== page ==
Self-taught and folk sculpture at the auction includes a statue by Vernon Burwell (1916-1990), an artist from North Carolina. He worked in concrete, painting his human and animal figures brightly, as with this painted cement statue of a preacher, with an inscription that reads “I AM THE LIGHT OF THE WORLD / JESUS CARES”. Two other painted concrete statues of a hunter and his dog come to auction from American artist Henry Marques. The hunter, measuring 37.5 inches high, is signed “Henry/1942;” the dog, titled “Caego,” measures 15.5 inches high. With provenance through Robert Anderson of Upper Black Eddy, Pennsylvania, this duo of figures also appears in “Animals in American Folk Art” by Wendy Lavitt. Seven lots of sculpture by Cuban artist Saturnino Portuonda “Pucho” Odio (1928-1997) are led by his spectacular “Black Angel”. This carved statue of painted wood, signed and dated “10-08-82,” depicts an angel in what could be either flight or repose. Originally owned by Trinidadian actor Geoffrey Holder, this sculpture was exhibited at the Katonah Museum of Art, in the exhibition “Spirits: Selections from the Collection of Geoffrey Holder and Carmen de Lavallade,” and appears in the catalogue for the same.
Johnson curated or consulted for numerous shows at the Metropolitan Museum, the Whitney Museum, and others, but was most proud of her exhibition of hooked rugs, “American Classics.” Her love for this medium can be seen in the selection of hooked rugs, comprising over 60 lots in the auction. Pictorial and abstract designs are both on offer, in an array of shapes and sizes. A particularly outstanding antique pictorial rug, inscribed “”I LOVE MY MAN WITH A TENDER DEVOTOIN (sic)/BUT I CANNOT GO HIS KIN!,” shows a married couple surrounded by apparently unsympathetic in-laws. The piece, mounted on a stretcher, measures 32 by 53 inches, with provenance that includes Dorothy Schlesinger, of New York, and Olde Hope Antiques, of New Hope, Pennsylvania. Like many artifacts and art in Johnson’s collection, this rug appeared in several exhibitions and publications, including “Labors of Love: America’s Textiles and Needlework, 1650-1930” (New York, 1987), by Judith Reiter Weissman and Wendy Lavitt, ”American Classics: Hooked Rugs from the Barbara Johnson Collection” (Princeton, NJ, 1988), by Barbara Johnson and Wendy Lavitt,” and “Hooked Rugs: An American Folk Art” (New York, 1992), by Lesley Linsley.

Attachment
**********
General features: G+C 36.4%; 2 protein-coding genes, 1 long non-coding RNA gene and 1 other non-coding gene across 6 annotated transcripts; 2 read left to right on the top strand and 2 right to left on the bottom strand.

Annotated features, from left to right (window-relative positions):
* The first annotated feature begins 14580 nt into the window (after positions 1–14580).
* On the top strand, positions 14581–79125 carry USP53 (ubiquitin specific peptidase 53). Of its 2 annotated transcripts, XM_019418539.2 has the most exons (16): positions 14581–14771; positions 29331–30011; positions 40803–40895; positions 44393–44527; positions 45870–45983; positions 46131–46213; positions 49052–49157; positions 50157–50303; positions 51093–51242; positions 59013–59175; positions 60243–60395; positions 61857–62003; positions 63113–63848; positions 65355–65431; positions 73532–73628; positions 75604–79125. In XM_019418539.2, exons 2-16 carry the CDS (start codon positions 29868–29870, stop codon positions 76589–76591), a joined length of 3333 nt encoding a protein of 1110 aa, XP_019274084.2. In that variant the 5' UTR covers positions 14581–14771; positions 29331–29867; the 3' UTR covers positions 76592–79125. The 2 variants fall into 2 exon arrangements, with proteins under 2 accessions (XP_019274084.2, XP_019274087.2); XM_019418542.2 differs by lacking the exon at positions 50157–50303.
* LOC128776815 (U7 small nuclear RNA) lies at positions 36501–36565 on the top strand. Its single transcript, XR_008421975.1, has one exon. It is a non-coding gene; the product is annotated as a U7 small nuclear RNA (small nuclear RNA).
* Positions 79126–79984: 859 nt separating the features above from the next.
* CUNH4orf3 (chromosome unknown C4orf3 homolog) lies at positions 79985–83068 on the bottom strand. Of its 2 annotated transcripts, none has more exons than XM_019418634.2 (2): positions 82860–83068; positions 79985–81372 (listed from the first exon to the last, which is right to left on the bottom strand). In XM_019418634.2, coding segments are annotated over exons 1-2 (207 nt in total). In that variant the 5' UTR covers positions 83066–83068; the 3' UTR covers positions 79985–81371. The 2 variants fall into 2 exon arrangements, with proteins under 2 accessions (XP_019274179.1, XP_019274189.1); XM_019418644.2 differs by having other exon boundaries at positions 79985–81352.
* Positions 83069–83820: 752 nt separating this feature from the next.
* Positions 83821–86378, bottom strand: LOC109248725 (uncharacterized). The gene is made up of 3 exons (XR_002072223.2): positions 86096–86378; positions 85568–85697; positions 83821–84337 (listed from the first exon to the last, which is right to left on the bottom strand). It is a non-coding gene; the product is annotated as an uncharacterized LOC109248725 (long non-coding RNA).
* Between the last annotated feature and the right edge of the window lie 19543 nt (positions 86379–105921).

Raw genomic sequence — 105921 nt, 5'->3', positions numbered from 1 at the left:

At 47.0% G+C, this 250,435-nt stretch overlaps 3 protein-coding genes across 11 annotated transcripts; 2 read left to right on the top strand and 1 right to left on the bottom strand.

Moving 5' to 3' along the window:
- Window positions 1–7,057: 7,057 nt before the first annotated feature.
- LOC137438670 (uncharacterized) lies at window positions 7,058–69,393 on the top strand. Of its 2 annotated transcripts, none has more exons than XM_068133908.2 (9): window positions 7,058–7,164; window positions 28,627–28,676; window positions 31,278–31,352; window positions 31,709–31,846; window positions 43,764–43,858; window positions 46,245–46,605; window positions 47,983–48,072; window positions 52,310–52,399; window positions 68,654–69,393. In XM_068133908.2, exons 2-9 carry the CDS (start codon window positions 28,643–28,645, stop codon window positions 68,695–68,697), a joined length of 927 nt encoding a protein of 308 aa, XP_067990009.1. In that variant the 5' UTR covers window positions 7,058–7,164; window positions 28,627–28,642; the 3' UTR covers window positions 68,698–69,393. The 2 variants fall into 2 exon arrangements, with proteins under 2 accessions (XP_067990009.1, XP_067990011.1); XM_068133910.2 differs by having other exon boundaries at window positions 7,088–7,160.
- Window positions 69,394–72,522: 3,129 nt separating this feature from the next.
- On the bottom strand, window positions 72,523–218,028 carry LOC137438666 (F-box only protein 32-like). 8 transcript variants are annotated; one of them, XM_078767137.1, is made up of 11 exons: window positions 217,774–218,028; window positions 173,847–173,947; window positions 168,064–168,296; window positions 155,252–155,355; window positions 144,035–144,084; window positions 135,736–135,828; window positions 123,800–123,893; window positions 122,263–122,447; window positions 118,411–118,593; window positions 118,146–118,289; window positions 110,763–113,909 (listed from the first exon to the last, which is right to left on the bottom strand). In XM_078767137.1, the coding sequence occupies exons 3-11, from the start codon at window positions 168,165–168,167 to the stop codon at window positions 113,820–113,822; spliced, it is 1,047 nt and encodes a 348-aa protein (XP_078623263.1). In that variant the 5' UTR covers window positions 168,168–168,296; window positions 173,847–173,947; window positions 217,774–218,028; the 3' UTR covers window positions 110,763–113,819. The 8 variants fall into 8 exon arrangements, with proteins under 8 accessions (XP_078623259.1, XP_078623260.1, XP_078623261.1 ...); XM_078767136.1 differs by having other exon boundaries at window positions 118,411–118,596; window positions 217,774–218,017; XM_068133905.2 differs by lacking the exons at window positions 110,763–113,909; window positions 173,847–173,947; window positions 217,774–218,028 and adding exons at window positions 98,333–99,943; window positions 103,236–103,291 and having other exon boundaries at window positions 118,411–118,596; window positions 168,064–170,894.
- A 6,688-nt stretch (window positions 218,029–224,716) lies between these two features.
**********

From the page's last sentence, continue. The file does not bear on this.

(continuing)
Other exceptional pieces of American folk art coming to auction from Johnson’s collection include a carved and painted panel of Washington at Mount Vernon. The reverse is incised with the words, “Carved by J. W. Montgomery Dalton, PA,” likely Jacob W. Montgomery, born in 1867, verified by genealogical and first-hand accounts. The carving shows George and Martha Washington at a table, accompanied by an African-American house servant, a dog and a cat, and is a variant of the famous painting by Edward Savage (1761-1817), known widely by engravings. The carving measures 16 by 30 inches, with provenance through Freeman’s Auctions of Philadelphia. A delightful paint-decorated tole weathervane, showing a farmer digging a spade into the earth, dates to the late 19th century. This piece from Pennsylvania appears in several publications, including “Folk Art in America” (Exton, Pa., 1984), by Adele Earnest, “A Gallery of American Weathervanes and Whirligigs” (New York, 1984), by Robert Bishop and Patricia Coblentz, and “Folk Art: Imaginative Works from American Hands” (Alexandria, Va., 1990).